And, at least in my experience, the university presses where I’ve worked pay royalties along the same lines as trade presses (in some cases, much higher percentages). The end numbers work out much lower because sales of scholarly monographs and manuals are usually vastly lower than for trade books, but the percentage of sales revenue going to the author was pretty reasonable for the books I’ve worked on (8-15%, escalating as the book sold more copies). It could be that where I was doing books was something of an author-friendly anomaly though.

      Posted by David Crotty | Jun 27, 2014, 9:52 am
      • Typesetter? Typesetters went out long ago for ebook publishers. Revise the ms in WORD (or the equivalent) for style and turn out HTML for epub and mobi (PDF if you really must print).

        You don’t need a second sales manager to deal with ebook distribution, etc.etc.

        Trade publishers are paying 25% royalties on ebooks. The last UP contract I saw offered 5% – and I suspect they planned to use the same PDF they used for print.

        Posted by Albert Henderson | Jun 27, 2014, 10:23 pm
  3. My experience on the consumer publishing side was that the cost of unsold printed copies was a substantial part of the expense. Printing any individual book may not be great but when you only sell one out of three printed, the cost of the returned two books adds up. E-books don’t have this expense, something the video does not acknowledge. Perhaps sell-through for academic publishers is 100% so it is not an issue.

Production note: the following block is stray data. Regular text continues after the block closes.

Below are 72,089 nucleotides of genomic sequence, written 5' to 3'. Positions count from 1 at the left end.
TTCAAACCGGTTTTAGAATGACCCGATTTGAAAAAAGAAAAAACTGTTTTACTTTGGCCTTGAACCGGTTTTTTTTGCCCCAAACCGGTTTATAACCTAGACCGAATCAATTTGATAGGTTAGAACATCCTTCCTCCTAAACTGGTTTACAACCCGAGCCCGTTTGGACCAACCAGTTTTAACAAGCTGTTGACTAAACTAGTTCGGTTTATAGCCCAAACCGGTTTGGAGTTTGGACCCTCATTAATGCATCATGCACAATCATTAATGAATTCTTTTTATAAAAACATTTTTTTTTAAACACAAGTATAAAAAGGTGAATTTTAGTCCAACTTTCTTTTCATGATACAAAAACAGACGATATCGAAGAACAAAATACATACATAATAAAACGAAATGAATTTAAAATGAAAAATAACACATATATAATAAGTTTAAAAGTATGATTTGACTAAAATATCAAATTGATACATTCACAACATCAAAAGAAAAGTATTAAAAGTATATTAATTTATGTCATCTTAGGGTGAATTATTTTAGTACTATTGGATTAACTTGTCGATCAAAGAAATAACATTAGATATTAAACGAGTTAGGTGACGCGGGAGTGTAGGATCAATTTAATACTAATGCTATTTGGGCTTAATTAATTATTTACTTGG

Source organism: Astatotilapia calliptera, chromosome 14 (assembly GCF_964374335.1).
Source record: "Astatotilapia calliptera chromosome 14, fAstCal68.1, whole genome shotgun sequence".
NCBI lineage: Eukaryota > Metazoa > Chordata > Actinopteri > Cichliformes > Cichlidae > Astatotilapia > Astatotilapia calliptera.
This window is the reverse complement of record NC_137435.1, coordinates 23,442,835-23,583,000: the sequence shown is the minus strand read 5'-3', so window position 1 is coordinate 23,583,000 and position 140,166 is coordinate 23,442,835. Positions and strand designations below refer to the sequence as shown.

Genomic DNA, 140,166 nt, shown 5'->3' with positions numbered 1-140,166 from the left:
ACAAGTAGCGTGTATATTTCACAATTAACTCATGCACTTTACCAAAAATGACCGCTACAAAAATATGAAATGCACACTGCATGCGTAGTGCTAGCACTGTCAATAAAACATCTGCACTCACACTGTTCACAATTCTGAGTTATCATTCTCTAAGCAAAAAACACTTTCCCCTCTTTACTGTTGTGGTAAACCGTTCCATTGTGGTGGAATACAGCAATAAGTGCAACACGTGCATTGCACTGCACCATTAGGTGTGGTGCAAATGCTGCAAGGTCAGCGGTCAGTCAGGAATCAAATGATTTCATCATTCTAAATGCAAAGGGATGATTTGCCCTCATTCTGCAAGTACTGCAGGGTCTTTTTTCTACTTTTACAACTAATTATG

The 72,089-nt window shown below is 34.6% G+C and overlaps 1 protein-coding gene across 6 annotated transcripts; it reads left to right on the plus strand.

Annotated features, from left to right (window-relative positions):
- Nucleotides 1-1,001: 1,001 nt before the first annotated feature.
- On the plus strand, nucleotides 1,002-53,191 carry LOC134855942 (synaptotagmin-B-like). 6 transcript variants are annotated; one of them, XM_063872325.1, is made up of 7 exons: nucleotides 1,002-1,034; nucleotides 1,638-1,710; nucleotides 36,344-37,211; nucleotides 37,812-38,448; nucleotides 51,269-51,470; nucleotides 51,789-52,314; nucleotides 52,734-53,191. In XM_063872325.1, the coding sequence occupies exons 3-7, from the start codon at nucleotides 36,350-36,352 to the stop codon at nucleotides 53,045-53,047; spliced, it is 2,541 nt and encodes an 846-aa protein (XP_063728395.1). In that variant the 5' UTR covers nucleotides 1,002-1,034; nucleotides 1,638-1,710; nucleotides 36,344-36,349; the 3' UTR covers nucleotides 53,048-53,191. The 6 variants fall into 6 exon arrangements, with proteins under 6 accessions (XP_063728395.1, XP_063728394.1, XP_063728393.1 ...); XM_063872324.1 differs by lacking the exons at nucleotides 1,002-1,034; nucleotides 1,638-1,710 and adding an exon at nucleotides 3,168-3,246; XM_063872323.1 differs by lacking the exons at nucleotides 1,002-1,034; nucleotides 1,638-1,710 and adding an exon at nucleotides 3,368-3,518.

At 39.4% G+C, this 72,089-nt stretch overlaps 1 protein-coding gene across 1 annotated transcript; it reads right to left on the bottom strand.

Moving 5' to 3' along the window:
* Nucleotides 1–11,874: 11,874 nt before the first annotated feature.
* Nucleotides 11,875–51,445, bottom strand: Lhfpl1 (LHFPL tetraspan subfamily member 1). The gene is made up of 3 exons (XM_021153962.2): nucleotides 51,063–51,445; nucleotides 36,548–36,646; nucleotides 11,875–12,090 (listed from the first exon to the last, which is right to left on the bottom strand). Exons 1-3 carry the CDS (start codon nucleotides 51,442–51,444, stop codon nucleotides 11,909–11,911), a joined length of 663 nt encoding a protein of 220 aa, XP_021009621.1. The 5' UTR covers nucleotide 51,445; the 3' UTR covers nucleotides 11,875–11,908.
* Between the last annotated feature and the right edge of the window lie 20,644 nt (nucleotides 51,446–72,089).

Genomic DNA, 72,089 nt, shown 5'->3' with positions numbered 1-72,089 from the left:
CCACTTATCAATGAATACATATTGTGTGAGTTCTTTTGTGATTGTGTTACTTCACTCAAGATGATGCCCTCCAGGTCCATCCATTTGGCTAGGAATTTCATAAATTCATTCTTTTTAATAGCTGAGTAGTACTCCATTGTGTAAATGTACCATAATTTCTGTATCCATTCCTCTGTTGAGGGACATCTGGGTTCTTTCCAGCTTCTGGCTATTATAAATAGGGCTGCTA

I have to agree with Mr. Abeles above: “A lot of stuff omitted and/or oversimplified.”

    Posted by David Ball | Jun 27, 2014, 10:28 am
  4. I have to say that most of the comments above totally miss the point and perpetuate the misconception. The point is that people think “most” or at least “a lot” of the costs of a print book go away for an e-book. The video does a great job of pointing out that just the opposite is the case: only a small part of the total cost of publishing the book goes away, and even those costs are offset to some extent by additional costs associated with the ebook. Sure, if the publisher produces both versions, then all costs are amortized across all copies sold (or should be); that is very different from continuing to associate all of the costs with the print and thinking the e-book is just an inexpensive add-on. And often (particularly thanks to Amazon), the ebook is expected to be priced far lower than the print, an expectation that is simply not justified by the actual costs involved.

    Posted by Bill Kasdorf | Jun 27, 2014, 11:12 am